Your Guide to Quashing a Rule 45 Subpoena
Have you been served a subpoena under Rule 45?
Specifically a subpoena for the production of evidence (duces tecum)?
In this article, we are assuming that you, the federally subpoenaed party, do not wish to comply with the subpoena. We aim to help you better understand a legal strategy for quashing or modifying your subpoena.
What You Need to Know Up Front
You are going to need legal counsel. No getting around it. Time to find a good attorney.
You should also be aware that even if you file a motion to quash on time and you do everything right, there is still a chance that the filing court will devise an “appropriate accommodation” that forces you to comply, though perhaps in a modified way.
Best Strategy Option
In Federal courts, your best bet is to file a motion to quash, arguing that the subpoena is an undue burden and expense.
No matter what you do, we recommend that you claim multiple reasons from the list at the bottom of the page as to why you should not have to fulfill the subpoena.
When it comes to testifying, expense and undue burden are usually relatively simple to establish — and yes, no matter how you file your motion, you will need affidavits and exhibits (demonstrable and legally airtight proof) of your claims.
It might appear that you have two options: file to quash or file to modify. What really happens, however, is your attorney files a motion to quash and the court decides whether or not to approve the motion, deny it, or modify it in some way.
You may still file for a modification right off the bat if that is what you wish, of course. It is up to you and your attorney to come up with a course of action that works best for you.
In Federal courts, the best strategy for quashing a federal subpoena is arguing undue burden, expense, and production beyond geographic limits, but we recommend adding more.
The burden of proof is now on you and your attorney to prove what you are claiming, meaning you need to demonstrate precisely how this subpoena is causing an undue burden on you. This is the primary strategy you and your attorney will work on together.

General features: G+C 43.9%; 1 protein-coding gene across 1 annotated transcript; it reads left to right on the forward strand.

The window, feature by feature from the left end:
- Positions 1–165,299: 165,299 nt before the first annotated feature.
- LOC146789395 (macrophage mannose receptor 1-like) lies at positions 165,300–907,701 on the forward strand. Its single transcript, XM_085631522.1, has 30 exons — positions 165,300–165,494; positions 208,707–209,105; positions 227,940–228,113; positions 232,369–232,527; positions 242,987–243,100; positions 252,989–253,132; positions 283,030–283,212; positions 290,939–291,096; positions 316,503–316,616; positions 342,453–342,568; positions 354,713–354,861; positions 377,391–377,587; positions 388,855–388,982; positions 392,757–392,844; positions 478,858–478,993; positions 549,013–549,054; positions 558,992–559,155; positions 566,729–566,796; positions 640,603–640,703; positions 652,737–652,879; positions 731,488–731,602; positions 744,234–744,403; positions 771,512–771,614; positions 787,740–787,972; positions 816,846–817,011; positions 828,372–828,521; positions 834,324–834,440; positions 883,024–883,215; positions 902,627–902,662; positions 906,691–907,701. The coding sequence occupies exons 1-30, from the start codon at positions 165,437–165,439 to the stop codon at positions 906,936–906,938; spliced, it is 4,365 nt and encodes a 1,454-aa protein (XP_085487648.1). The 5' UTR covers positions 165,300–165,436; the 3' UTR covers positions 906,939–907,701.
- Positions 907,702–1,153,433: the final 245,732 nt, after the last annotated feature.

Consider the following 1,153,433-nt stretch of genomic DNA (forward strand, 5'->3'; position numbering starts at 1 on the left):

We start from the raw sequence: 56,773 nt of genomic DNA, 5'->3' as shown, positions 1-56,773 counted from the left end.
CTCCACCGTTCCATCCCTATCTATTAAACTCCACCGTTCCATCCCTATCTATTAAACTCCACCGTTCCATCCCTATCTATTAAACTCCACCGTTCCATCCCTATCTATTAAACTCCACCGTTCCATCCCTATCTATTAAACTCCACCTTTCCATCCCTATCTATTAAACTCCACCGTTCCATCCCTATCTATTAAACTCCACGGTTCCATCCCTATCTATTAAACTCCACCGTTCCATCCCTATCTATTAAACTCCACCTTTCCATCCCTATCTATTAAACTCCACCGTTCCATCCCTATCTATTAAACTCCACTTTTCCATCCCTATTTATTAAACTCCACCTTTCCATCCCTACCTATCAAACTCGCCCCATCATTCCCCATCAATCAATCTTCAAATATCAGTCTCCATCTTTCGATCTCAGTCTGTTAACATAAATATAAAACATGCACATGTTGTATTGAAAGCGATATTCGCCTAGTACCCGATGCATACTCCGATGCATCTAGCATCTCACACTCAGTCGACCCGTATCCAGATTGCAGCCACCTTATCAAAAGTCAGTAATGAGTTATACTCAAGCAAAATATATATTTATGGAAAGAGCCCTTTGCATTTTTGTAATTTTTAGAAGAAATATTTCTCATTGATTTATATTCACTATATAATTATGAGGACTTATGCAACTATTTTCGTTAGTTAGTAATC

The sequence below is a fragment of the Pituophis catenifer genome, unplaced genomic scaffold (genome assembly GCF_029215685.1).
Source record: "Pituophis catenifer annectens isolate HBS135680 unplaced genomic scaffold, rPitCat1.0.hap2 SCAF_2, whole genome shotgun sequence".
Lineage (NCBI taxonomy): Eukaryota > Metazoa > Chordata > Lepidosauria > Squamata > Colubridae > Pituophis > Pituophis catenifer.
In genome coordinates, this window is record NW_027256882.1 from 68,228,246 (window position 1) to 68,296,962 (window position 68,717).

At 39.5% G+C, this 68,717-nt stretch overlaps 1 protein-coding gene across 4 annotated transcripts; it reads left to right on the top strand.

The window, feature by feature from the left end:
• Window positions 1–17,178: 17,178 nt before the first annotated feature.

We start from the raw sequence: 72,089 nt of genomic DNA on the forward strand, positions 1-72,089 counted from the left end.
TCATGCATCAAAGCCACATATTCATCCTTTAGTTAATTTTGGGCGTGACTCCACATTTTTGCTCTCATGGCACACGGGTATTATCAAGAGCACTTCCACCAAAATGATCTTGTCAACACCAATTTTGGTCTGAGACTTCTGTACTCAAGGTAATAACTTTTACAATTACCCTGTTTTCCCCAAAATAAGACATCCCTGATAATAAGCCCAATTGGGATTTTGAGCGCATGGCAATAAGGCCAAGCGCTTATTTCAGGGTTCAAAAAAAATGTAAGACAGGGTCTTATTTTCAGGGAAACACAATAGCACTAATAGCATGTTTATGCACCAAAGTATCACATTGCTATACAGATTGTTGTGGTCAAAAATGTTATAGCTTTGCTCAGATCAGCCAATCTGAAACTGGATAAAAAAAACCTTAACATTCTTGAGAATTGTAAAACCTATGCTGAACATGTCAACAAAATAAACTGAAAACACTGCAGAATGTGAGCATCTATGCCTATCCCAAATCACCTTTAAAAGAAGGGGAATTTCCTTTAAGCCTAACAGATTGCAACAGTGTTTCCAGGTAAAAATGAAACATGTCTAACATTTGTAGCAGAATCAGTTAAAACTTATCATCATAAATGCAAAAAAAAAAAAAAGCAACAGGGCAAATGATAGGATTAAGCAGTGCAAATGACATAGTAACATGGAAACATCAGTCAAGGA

We recommend filing to quash your subpoena on relevance and other substantive arguments (see bottom section).
Mandatory Quashing or Modifying
Basically, after receiving a timely motion, the court that issued the subpoena in question is required to quash or modify it IF:
1. It fails to allow a reasonable amount of time to comply
2. It requires you to travel 100 miles from where you reside, are employed, or regularly transact.
3. Requires you to disclose the privileged or protected matter.
4. Subjects you to an undue burden.
What Documents are Needed?
Your attorney will file these specific documents as part of your motion to quash your subpoena (don’t worry, they will know what all of these are):
- Memorandum of law
- Supporting affidavits or declarations
- A proposed order
- Proof of service
If you are filing a motion to quash or modify on behalf of a corporation or organization that has been subpoenaed then you may need to, in addition to those listed above, file an FRCP Rule 7.1 corporate disclosure statement and a notice of appearance.
File in a Timely Manner
These documents must be sent to ALL parties involved in the case (FRCP Rule 5 (a)(1)(D)).
Your motion to quash must be filed before the return date indicated on the subpoena document itself.
If the courts did not give you a reasonable amount of time to file then they may make an exception, and special circumstances are forgivable, but you are better off filing your motion as soon as possible.